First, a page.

Due to the diversity of Indigenous Australian groups and regions; culture, experiences, knowledge and understanding, and aspirations, these processes begin on local and state levels through the establishment of Indigenous Education Councils. While in classrooms, the role of individual teachers in facilitating the ITR process is central to successfully delivering a culturally and contextually appropriate learning program that effectively integrates the voice of relevant Indigenous Australian groups' on issues to enhance the learning of all students; indigenous and non-indigenous (Curtin University, 2012 b). Therefore, while The Australian Curriculum has Aboriginal and Torres Strait Islander histories and cultures embedded through as cross-curriculum priorities (ACARA, 2012), teachers need to liaise with AEIO's, students, their family members, members of their Indigenous community and members of Indigenous communities with whom issues studied are relevant. Following these ITR processes, all teachers will need to uphold Indigenous Australian people's views, integrate their habits of thinking, working and reflecting, to guarantee the learning they provide derive from, acknowledge and adhere to these Indigenous views (Curtin University, 2012 b). Included in this, is ensuring all topics demonstrate the relevant Indigenous people's perspectives through the inclusion of resources that respectfully demonstrate Indigenous perspectives in particular topics such as picture books and appropriate internet source. However, a significant way to endorse the guarantee of authentic Indigenous perspectives in issues is to encourage Indigenous student's family and community members' participation in the education occurring in the classroom. This can be achieved by inviting them to share their stories with the class, read or re-tell traditional stories significant to them, and sharing in or delivering cultural awareness activities such as traditional Indigenous art lessons, choreographing dance routines for events like NODAC week, and demonstrating or teaching about or how to play traditional musical instruments.
An example of how teachers might integrate all of these aspects into a lesson in their classroom would be a collaborative inquiry that results in a group project, with a jigsaw approach that ensures students investigate, and develop a deep understanding of both indigenous and non-indigenous perspectives on the conservation of The Murray River (Reynolds, 2012). This is a local and value laden issue for South Australians, thus effectively meets the Society and Environment: Place, Space and Environment standard 2.6 outlined in the South Australian Curriculum Standards and Accountability Framework (2001), that states that students should "Understand that people cause changes in natural, built and social environments, and they act together in solving problems to ensure ecological sustainability" [F] [In] [KC6] (DECS, 2001). However, to successfully teach this unit of work, the teacher needs to employ ITR processes, and communicate with the Ngarrindjeri people- South Australian Murray River traditional Aboriginal custodians. By determining the Ngarrindjeri people's views on the area; how they lived along the river prior to settlement, what is the cultural importance of the area to their people and why, how the lives of their people have changed since settlement (where they live, how they live), why is the conservation of the area important to their people, actions they believe would be beneficial to the conservation of the river and why, the teacher can ensure the lesson outcomes are consistent with the Ngarrindjeri peoples cultural views (Oxenham, 1999). Using this information, it is essential the teacher collaborates with stakeholders to ensure the planning and delivery methods appropriately integrates their views, to ensure students gain authentic and meaningful learning experiences and receive the essential viewpoints of the Ngarrindjeri people throughout their learning.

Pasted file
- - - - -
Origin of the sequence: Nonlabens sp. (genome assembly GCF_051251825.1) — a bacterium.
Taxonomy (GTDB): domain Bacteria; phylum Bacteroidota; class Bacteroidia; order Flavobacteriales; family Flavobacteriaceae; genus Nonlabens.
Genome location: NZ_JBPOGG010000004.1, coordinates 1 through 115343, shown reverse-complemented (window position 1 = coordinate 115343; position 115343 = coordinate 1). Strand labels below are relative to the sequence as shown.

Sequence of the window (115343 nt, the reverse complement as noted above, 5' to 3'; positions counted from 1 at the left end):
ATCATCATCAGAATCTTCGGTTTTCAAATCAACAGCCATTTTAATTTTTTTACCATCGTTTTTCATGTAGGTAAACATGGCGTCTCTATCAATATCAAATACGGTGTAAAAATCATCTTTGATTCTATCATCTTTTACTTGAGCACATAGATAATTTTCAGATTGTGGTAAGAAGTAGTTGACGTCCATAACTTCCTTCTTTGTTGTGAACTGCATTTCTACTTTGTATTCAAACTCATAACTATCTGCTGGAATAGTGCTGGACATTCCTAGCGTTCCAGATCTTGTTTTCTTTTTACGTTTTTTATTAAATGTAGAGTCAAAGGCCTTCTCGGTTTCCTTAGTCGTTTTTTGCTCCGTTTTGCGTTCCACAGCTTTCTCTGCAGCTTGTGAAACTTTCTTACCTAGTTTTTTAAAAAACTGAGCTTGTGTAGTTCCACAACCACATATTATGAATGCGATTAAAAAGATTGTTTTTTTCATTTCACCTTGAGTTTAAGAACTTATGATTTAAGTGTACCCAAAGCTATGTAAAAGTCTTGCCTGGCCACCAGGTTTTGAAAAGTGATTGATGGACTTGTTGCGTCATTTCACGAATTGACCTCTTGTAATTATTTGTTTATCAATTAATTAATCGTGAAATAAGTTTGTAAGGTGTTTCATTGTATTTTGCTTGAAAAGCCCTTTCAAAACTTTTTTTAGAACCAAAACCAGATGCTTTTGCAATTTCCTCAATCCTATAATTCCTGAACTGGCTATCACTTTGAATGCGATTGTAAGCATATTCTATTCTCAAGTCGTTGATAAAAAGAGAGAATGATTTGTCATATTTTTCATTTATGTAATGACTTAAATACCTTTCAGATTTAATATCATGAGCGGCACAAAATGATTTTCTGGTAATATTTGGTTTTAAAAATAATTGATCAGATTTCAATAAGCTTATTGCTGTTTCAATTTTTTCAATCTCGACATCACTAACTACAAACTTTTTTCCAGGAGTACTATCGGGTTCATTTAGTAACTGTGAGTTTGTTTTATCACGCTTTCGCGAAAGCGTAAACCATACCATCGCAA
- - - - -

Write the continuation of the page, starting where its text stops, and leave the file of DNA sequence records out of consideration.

As demonstrated, for teachers to uphold their responsibility, and Australian law; that "every child has a right to receive a high-quality education" (Australian Capital Territory Parliamentary council, 2012 p. 4), the ITR process needs to be integrated into the planning and delivery of education on all levels. If this process is successfully applied, the education of all Australian students is enhanced. This means a future generation in which ITR's are naturally embedded into all decisions students make, thus becoming informed and active citizens who positively and ethically contribute to society (Reynolds, 2012). Therefore eroding barriers that face Indigenous Australians, and ensuring they break out of a long established cycle of intergenerational oppression, and ensuring positive identities and futures for all Australians- equality, equity, social justice- reconciliation! (Groome, 1995)